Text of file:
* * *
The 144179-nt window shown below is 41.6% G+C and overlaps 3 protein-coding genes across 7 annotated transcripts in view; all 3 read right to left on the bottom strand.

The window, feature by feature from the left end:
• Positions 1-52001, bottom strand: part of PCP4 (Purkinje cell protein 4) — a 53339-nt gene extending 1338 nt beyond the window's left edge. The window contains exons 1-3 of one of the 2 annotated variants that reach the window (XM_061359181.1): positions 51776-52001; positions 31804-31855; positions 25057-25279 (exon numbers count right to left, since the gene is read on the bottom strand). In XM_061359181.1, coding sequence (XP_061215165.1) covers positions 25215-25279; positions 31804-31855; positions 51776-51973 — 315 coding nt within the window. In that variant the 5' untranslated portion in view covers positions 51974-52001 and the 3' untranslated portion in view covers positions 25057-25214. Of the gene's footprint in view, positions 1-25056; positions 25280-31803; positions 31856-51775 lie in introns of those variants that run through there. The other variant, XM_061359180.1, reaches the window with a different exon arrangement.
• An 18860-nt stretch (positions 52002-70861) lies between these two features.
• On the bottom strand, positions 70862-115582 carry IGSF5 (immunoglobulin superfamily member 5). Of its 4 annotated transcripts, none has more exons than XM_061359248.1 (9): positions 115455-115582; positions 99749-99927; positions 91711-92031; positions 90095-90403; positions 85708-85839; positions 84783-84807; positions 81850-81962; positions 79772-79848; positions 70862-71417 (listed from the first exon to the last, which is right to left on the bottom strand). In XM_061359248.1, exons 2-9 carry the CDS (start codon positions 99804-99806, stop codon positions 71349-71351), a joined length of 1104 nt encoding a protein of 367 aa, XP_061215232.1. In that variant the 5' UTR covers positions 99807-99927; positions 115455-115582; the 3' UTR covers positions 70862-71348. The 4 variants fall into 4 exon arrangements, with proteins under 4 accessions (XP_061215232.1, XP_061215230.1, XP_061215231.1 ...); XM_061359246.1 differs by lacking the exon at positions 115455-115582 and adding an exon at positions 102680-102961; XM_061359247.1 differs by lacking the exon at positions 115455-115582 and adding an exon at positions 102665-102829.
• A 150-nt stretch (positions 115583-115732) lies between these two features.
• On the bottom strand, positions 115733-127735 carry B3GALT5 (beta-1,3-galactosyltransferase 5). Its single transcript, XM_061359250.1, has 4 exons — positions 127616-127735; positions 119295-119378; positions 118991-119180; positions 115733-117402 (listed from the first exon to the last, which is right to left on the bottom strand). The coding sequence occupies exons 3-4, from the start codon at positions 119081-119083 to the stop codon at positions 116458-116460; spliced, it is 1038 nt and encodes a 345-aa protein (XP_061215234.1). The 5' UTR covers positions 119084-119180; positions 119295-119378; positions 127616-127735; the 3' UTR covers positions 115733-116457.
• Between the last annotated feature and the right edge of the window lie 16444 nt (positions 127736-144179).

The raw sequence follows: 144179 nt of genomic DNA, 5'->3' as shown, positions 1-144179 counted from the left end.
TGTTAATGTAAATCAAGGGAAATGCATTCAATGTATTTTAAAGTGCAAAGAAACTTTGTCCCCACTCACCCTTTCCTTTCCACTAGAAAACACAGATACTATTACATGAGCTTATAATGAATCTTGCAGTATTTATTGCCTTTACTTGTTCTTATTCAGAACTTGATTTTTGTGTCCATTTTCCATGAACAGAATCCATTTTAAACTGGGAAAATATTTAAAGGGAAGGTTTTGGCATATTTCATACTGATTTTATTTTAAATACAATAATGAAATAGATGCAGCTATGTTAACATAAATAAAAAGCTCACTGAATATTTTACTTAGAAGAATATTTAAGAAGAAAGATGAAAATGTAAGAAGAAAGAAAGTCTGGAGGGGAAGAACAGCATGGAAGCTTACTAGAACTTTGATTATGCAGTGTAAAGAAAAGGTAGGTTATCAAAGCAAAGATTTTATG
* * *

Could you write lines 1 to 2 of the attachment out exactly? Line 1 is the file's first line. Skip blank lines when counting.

The 144179-nt window shown below is 41.6% G+C and overlaps 3 protein-coding genes across 7 annotated transcripts in view; all 3 read right to left on the bottom strand.

The window, feature by feature from the left end: